What about pelvic floor exercises?

Pelvic floor exercises need to be continued as far as possible to strengthen the pelvic floor before and after surgery, but just doing them on their own will not reverse the vault prolapse.

What is a sacrospinous fixation?

This is an operation to surgically correct a vault prolapse by hitching the top of the vaginal wall (vault) or the cervix to a stable ligament (sacrospinous ligament) that runs from the pelvic bone (ischial spine) to the backbone (sacrum) and is part of the pelvic floor. This allows the procedure to be done without any external cuts and is done through the vaginal approach, hence allowing quicker recovery. A cut is made in the posterior vaginal wall to allow access to the sacrospinous ligament and delayed absorbable sutures are placed carefully in the ligament, avoiding important nerves and blood vessels.

Will any other repair be carried out at the same time?

Depending on the findings at surgery, repair of other associated prolapse such as a cystocele/rectocele or enterocele will be undertaken.

What is the failure rate of sacrospinous fixation?

The operation is successful in over 80% of women. The usual failure rate quoted in literature is 20%. That is 2 out of 10 women will need further surgery for a recurrent vault prolapse. This failure rate will depend upon individual surgeon’s experience and may be much lower.

Usually, a different approach is chosen to correct recurrent vault prolapse and may involve an open abdominal or keyhole (laparoscopic) approach, often using a mesh.

Are there any other surgical procedures available to repair the vault prolapse?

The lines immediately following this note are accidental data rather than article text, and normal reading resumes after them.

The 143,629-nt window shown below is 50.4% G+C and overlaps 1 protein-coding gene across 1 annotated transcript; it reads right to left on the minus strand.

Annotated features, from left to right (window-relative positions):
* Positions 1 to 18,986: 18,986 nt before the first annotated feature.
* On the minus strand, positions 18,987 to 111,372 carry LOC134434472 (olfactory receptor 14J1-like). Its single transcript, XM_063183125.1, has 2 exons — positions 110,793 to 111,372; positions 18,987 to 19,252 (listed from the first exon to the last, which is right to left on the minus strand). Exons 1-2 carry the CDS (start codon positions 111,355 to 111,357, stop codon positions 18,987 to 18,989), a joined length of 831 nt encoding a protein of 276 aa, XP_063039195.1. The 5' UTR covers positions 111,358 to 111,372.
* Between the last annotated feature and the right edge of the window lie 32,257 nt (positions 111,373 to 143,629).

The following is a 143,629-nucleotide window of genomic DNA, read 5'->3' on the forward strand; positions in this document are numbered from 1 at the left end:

Yes, there are procedures such as abdominal or laparoscopic (keyhole) sacrocolpopexy which use the abdominal route and often use a mesh (artificial material) to strengthen the prolapse. These procedures are only offered after careful counselling and case selection based on specialist advice, using an individualised management approach. Very old or infirm women may have a procedure where the vagina is closed off (colpocleisis). There is no absolute best surgical operation to correct a vault prolapse and the choice of surgery depends upon the patient’s age, risk factors, need for sexual function, anaesthetic risks and the surgeon’s experience and the patient’s wishes.

What would happen if I did not have surgery?

Surgery to repair vault prolapse is elective surgery and should be considered only if the woman is symptomatic and fully understands the operative procedure and its attendant risks. Sometimes, a mild vault prolapse will need no intervention and may never become symptomatic, especially if normal body weight is maintained, heavy lifting avoided, and pelvic floor exercises are done regularly. However, most women usually present only when they have already developed symptoms, and these can get worse with time. Timing and decision for surgery will be carefully considered by detailed consultations between the patient and the surgeon, weighing the benefits and risks of surgery.

What are the possible risks of surgery?

Sacrospinous fixation is a safe procedure, but like any other major operation, comes with some risks. There may be a risk of infection, heavy bleeding (especially pudendal blood vessels) or nerve injury (damage to pudendal or sciatic nerves) but these risks are uncommon and usually occur in less than one in a hundred cases. A blood transfusion or an open operation (laparotomy) may be needed to control the bleeding. This is very rare. Very rarely, the stitch may have to be removed.

There is also a risk of bladder, ureter and bowel injury because of the proximity of these structures to the vagina. However, all possible precautions are taken to keep complications to a minimum (less than one in a hundred cases)